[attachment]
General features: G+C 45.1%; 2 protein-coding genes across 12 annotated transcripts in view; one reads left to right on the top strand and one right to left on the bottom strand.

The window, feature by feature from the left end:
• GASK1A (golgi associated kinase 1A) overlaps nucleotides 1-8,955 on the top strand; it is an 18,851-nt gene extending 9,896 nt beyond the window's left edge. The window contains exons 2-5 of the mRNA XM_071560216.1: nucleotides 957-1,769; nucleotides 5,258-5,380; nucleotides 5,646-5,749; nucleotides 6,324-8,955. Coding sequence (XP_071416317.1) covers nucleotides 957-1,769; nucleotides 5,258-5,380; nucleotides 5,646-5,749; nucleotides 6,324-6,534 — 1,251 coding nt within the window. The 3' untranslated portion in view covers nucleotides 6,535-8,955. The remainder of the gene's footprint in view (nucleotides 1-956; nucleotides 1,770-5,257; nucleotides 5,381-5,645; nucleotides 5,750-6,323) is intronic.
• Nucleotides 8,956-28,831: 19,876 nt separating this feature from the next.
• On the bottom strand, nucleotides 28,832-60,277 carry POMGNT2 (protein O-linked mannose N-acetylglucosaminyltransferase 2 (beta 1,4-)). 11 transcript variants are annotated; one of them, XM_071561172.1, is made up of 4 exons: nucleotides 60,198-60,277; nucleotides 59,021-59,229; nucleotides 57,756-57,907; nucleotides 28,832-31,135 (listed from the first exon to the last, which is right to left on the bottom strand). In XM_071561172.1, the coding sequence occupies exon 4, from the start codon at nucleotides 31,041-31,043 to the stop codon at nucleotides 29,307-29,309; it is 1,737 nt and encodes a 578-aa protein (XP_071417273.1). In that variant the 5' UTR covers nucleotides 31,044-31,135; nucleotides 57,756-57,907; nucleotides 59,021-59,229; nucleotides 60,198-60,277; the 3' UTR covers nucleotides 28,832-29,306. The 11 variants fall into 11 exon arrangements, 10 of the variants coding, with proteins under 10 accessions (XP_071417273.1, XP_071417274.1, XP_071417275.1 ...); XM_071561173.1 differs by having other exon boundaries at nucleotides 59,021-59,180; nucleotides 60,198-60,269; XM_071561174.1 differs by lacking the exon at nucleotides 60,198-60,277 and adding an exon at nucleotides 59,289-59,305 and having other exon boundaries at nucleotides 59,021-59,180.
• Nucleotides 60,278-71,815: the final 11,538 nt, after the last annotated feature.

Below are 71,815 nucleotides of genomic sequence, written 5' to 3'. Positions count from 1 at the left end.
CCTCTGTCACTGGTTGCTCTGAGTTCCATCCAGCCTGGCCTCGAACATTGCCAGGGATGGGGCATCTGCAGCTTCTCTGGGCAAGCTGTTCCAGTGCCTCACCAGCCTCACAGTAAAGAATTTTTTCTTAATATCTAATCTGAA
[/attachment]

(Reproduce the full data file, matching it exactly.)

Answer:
General features: G+C 45.1%; 2 protein-coding genes across 12 annotated transcripts in view; one reads left to right on the top strand and one right to left on the bottom strand.

The window, feature by feature from the left end:
• GASK1A (golgi associated kinase 1A) overlaps nucleotides 1-8,955 on the top strand; it is an 18,851-nt gene extending 9,896 nt beyond the window's left edge. The window contains exons 2-5 of the mRNA XM_071560216.1: nucleotides 957-1,769; nucleotides 5,258-5,380; nucleotides 5,646-5,749; nucleotides 6,324-8,955. Coding sequence (XP_071416317.1) covers nucleotides 957-1,769; nucleotides 5,258-5,380; nucleotides 5,646-5,749; nucleotides 6,324-6,534 — 1,251 coding nt within the window. The 3' untranslated portion in view covers nucleotides 6,535-8,955. The remainder of the gene's footprint in view (nucleotides 1-956; nucleotides 1,770-5,257; nucleotides 5,381-5,645; nucleotides 5,750-6,323) is intronic.
• Nucleotides 8,956-28,831: 19,876 nt separating this feature from the next.
• On the bottom strand, nucleotides 28,832-60,277 carry POMGNT2 (protein O-linked mannose N-acetylglucosaminyltransferase 2 (beta 1,4-)). 11 transcript variants are annotated; one of them, XM_071561172.1, is made up of 4 exons: nucleotides 60,198-60,277; nucleotides 59,021-59,229; nucleotides 57,756-57,907; nucleotides 28,832-31,135 (listed from the first exon to the last, which is right to left on the bottom strand). In XM_071561172.1, the coding sequence occupies exon 4, from the start codon at nucleotides 31,041-31,043 to the stop codon at nucleotides 29,307-29,309; it is 1,737 nt and encodes a 578-aa protein (XP_071417273.1). In that variant the 5' UTR covers nucleotides 31,044-31,135; nucleotides 57,756-57,907; nucleotides 59,021-59,229; nucleotides 60,198-60,277; the 3' UTR covers nucleotides 28,832-29,306. The 11 variants fall into 11 exon arrangements, 10 of the variants coding, with proteins under 10 accessions (XP_071417273.1, XP_071417274.1, XP_071417275.1 ...); XM_071561173.1 differs by having other exon boundaries at nucleotides 59,021-59,180; nucleotides 60,198-60,269; XM_071561174.1 differs by lacking the exon at nucleotides 60,198-60,277 and adding an exon at nucleotides 59,289-59,305 and having other exon boundaries at nucleotides 59,021-59,180.
• Nucleotides 60,278-71,815: the final 11,538 nt, after the last annotated feature.

Below are 71,815 nucleotides of genomic sequence, written 5' to 3'. Positions count from 1 at the left end.
CCTCTGTCACTGGTTGCTCTGAGTTCCATCCAGCCTGGCCTCGAACATTGCCAGGGATGGGGCATCTGCAGCTTCTCTGGGCAAGCTGTTCCAGTGCCTCACCAGCCTCACAGTAAAGAATTTTTTCTTAATATCTAATCTGAA